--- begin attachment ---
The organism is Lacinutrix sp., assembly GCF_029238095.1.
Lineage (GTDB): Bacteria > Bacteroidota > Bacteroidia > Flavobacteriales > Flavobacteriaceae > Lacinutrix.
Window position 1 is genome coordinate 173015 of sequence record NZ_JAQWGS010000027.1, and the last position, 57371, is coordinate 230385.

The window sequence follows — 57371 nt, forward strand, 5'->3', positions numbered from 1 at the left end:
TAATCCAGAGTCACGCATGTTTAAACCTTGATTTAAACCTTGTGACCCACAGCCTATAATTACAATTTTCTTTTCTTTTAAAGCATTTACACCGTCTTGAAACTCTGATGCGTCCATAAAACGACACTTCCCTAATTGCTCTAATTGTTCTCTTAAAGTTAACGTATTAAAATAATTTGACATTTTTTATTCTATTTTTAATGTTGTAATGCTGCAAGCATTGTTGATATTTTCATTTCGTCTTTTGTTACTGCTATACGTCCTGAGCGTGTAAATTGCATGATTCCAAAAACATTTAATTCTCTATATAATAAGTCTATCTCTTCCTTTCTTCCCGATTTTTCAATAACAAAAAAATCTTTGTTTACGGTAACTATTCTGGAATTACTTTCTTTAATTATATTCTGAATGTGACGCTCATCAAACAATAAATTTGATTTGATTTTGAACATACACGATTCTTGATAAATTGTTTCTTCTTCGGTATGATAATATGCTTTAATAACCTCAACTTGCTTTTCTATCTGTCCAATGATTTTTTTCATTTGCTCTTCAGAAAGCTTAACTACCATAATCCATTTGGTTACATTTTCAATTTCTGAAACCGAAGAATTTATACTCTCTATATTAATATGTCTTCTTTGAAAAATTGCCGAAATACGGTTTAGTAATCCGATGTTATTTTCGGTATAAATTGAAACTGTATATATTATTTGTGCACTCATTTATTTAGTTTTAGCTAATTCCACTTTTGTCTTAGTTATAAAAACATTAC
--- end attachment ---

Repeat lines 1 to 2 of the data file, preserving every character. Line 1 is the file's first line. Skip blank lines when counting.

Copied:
The organism is Lacinutrix sp., assembly GCF_029238095.1.
Lineage (GTDB): Bacteria > Bacteroidota > Bacteroidia > Flavobacteriales > Flavobacteriaceae > Lacinutrix.